Lev Grossman emailed me back to ask if it would be cheating for me to tell him the last book I had read and loved. Well, since it was Lev Grossman, I found a way to justify it to myself and answered him with Lamb by Christopher Moore. He then offered up A Handful of Dust by Evelyn Waugh, which he says is “an under-sung masterpiece of dark, social comedy.” I think you could have squeezed my heart after that and it would have turned to a handful of dazzle dust.

Keep in mind that much of this correspondence took place within half an hour of me having to leave my house for Dr. Who Wednesday with Honor. Poor Honor. She had to put up with my silly, squeaking smile and it wasn’t even related to Christopher Eccleston as usual. (By the way, we’ve just gotten to the David Tennant bits. It’s hard, you know. The switching part.)

So I suppose I should get on with it and let you know which book I ended up reading. David did the drawing for me once again, and out came The Windup Girl! I know it stinks of fixing, but look, I’m not that kind of person. (I experience way too much guilt for someone who could count on one hand the number of times she’s been to a Catholic church service.) I am, however, a lucky person. I got to correspond with some of my most beloved writers and podcasters, and I got to finish reading a book rather than starting from scratch. Trust me, I probably wouldn’t have finished the challenge in time otherwise.

Since this post is so long already, I won’t say much about The Windup Girl. I love it…although it’s one of those books that thrives on unease. It’s a dystopian novel set in a future Bangkok. The city and the world in which it tentatively stands strong are fearful and paranoid, on the reel back from a near-past environmental collapse. The title character, Emiko, is a New Person (a Windup), a genetically modified woman produced for a life of genteel service. She has been abandoned by her original owner and is stranded among a people hostile to her kind, her only option to take work as an indentured novelty sex object at a night club.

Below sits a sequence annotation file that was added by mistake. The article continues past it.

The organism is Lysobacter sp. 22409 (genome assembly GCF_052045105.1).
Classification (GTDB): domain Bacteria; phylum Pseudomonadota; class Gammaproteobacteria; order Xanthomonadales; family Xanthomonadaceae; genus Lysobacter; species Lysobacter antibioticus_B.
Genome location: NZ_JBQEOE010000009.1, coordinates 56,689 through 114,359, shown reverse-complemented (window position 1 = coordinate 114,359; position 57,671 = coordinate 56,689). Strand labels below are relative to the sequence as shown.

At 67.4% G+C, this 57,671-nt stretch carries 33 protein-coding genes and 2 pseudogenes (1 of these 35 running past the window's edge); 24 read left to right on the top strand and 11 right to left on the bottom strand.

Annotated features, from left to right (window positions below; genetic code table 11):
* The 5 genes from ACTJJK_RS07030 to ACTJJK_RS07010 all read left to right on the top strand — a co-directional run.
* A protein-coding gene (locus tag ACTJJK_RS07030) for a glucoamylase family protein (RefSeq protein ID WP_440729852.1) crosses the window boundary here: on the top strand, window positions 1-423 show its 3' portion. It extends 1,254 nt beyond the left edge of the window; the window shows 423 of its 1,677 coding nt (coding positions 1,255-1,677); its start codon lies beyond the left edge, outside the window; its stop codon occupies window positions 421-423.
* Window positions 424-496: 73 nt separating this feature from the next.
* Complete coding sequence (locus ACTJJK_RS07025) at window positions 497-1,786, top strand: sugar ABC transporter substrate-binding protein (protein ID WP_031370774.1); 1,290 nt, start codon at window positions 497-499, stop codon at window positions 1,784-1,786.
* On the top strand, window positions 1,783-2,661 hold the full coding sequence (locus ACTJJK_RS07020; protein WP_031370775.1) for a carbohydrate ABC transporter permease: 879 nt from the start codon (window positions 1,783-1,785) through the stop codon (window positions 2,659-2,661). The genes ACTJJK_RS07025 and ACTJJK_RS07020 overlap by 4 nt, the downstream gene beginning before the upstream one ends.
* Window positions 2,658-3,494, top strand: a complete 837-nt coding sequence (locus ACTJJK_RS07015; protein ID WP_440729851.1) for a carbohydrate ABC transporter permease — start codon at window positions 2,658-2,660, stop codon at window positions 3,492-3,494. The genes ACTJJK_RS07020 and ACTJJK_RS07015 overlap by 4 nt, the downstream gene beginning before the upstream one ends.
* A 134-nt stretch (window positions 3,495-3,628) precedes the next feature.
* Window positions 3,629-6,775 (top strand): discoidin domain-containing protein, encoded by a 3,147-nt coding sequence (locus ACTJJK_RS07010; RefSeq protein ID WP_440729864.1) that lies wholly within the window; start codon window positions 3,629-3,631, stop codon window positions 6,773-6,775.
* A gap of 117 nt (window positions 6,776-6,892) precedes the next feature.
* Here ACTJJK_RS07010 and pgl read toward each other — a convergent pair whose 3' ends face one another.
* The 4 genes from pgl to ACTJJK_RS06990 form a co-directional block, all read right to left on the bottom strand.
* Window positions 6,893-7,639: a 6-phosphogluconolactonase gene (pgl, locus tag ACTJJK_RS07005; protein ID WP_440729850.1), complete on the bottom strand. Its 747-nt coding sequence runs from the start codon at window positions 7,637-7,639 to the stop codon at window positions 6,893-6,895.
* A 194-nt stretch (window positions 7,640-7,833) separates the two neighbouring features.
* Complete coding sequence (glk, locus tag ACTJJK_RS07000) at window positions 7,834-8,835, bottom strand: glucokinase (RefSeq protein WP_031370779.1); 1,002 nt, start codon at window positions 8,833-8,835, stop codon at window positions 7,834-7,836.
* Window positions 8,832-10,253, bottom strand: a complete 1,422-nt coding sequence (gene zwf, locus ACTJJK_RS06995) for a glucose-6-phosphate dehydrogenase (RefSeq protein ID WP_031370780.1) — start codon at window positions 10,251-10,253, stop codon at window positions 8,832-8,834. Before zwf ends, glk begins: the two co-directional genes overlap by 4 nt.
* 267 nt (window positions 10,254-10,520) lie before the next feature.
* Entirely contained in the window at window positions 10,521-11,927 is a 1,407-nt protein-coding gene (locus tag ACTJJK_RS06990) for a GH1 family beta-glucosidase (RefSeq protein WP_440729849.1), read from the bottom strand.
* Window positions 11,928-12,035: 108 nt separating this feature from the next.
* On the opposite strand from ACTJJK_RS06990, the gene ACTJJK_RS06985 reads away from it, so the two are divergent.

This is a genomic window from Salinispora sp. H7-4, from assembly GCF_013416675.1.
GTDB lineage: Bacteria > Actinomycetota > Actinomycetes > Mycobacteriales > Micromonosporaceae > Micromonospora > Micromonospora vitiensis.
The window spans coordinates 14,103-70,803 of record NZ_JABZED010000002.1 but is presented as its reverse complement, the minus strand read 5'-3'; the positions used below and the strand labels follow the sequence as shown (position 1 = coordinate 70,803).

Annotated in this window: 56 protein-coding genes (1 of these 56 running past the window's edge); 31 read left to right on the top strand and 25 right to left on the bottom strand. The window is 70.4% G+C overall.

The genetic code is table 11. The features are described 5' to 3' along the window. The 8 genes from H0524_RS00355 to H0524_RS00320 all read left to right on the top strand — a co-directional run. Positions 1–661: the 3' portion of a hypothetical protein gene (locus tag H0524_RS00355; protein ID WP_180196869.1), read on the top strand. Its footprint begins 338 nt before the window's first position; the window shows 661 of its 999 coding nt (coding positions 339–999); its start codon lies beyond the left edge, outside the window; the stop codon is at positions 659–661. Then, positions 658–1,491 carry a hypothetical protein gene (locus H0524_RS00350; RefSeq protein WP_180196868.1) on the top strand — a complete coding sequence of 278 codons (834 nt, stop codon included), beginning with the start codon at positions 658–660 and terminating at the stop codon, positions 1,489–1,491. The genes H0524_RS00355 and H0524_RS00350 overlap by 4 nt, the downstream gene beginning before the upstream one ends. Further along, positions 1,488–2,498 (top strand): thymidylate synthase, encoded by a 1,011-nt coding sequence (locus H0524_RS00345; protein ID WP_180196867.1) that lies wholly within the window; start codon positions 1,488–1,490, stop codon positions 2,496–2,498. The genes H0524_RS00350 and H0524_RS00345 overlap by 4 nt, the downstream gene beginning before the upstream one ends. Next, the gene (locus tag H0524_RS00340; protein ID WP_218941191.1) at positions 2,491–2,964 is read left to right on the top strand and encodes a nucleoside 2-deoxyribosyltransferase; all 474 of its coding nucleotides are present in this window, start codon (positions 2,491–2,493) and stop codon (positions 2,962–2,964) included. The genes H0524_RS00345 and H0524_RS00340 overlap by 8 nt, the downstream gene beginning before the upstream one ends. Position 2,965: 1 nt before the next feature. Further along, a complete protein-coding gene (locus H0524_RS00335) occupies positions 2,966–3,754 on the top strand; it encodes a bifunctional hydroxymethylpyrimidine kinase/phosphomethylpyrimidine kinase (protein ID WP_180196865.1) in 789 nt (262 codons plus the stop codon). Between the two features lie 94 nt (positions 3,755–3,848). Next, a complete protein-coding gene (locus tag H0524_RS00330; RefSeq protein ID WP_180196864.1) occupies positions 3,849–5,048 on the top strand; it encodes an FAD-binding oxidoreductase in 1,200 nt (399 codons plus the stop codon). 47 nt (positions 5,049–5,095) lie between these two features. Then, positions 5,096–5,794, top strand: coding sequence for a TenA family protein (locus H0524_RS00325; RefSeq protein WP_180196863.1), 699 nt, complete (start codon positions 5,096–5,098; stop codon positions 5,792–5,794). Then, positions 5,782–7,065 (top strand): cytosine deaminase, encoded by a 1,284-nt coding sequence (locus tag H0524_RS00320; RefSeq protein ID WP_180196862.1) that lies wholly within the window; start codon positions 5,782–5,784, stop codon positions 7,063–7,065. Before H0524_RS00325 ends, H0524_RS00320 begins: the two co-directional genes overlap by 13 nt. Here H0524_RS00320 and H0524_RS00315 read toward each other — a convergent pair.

The world of The Windup Girl feels heartless and hopeless, yet so many of it’s characters have aching hearts and are driven by some kind of hope. The book sits you smack up close to a slew of complex people you’re never sure about but whom you root for, for the most part, as if they’re friends. These people and this world are so complexly real, I sometimes wonder if Paolo Bacigalupi is a visitor from the future. Yet I hope the future goes another way. I think I’d rather live on Deep Space Nine than in The Kingdom in this book.

Strangely, though, both futures include an ex-pat bar owner with dubious morals. (What future doesn’t?) But I doubt Quark will ever face the same fate as Bacigalupi’s Raleigh. I hope not anyway. I like Quark.

SunshineThe Spirit RingThe Greyfriar (Vampire Empire, #1)A Handful of Dust

I checked out The Windup Girl from the Knox County Public Library. I also recommend Ship Breaker, Bacigalupi’s YA novel, which I asked my book club to read last year. It’s set in the same kind of world as The Windup Girl, but it turns out more outwardly hopeful.